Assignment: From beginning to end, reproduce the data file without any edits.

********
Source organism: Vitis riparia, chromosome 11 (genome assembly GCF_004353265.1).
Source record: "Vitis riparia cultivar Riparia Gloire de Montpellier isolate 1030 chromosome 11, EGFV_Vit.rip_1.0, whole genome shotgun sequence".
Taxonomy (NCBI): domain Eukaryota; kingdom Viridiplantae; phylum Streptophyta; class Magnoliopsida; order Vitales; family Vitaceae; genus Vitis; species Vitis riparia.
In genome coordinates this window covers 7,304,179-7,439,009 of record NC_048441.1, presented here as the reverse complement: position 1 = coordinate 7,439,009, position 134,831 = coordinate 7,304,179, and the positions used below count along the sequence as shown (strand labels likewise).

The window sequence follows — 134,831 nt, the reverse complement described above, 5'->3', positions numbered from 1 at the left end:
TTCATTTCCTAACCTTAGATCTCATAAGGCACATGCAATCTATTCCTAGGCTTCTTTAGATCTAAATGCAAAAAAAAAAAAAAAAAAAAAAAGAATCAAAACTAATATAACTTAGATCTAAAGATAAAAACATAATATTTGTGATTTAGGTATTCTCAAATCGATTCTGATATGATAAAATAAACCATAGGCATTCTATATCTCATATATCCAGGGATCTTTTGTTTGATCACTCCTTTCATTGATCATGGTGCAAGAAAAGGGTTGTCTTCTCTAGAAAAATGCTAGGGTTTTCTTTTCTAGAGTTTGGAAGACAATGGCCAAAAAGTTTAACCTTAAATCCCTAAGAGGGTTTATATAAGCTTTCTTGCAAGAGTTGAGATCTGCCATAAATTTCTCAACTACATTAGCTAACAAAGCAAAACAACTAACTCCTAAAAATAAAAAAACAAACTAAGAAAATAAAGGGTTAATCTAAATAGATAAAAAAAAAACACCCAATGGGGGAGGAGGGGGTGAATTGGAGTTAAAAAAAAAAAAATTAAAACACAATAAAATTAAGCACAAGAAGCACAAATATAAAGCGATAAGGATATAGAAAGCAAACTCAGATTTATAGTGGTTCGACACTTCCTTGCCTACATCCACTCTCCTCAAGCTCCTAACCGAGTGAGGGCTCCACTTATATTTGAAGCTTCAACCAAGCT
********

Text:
Source organism: Vitis riparia, chromosome 11 (genome assembly GCF_004353265.1).
Source record: "Vitis riparia cultivar Riparia Gloire de Montpellier isolate 1030 chromosome 11, EGFV_Vit.rip_1.0, whole genome shotgun sequence".
Taxonomy (NCBI): domain Eukaryota; kingdom Viridiplantae; phylum Streptophyta; class Magnoliopsida; order Vitales; family Vitaceae; genus Vitis; species Vitis riparia.
In genome coordinates this window covers 7,304,179-7,439,009 of record NC_048441.1, presented here as the reverse complement: position 1 = coordinate 7,439,009, position 134,831 = coordinate 7,304,179, and the positions used below count along the sequence as shown (strand labels likewise).

The window sequence follows — 134,831 nt, the reverse complement described above, 5'->3', positions numbered from 1 at the left end:
TTCATTTCCTAACCTTAGATCTCATAAGGCACATGCAATCTATTCCTAGGCTTCTTTAGATCTAAATGCAAAAAAAAAAAAAAAAAAAAAAAGAATCAAAACTAATATAACTTAGATCTAAAGATAAAAACATAATATTTGTGATTTAGGTATTCTCAAATCGATTCTGATATGATAAAATAAACCATAGGCATTCTATATCTCATATATCCAGGGATCTTTTGTTTGATCACTCCTTTCATTGATCATGGTGCAAGAAAAGGGTTGTCTTCTCTAGAAAAATGCTAGGGTTTTCTTTTCTAGAGTTTGGAAGACAATGGCCAAAAAGTTTAACCTTAAATCCCTAAGAGGGTTTATATAAGCTTTCTTGCAAGAGTTGAGATCTGCCATAAATTTCTCAACTACATTAGCTAACAAAGCAAAACAACTAACTCCTAAAAATAAAAAAACAAACTAAGAAAATAAAGGGTTAATCTAAATAGATAAAAAAAAAACACCCAATGGGGGAGGAGGGGGTGAATTGGAGTTAAAAAAAAAAAAATTAAAACACAATAAAATTAAGCACAAGAAGCACAAATATAAAGCGATAAGGATATAGAAAGCAAACTCAGATTTATAGTGGTTCGACACTTCCTTGCCTACATCCACTCTCCTCAAGCTCCTAACCGAGTGAGGGCTCCACTTATATTTGAAGCTTCAACCAAGCT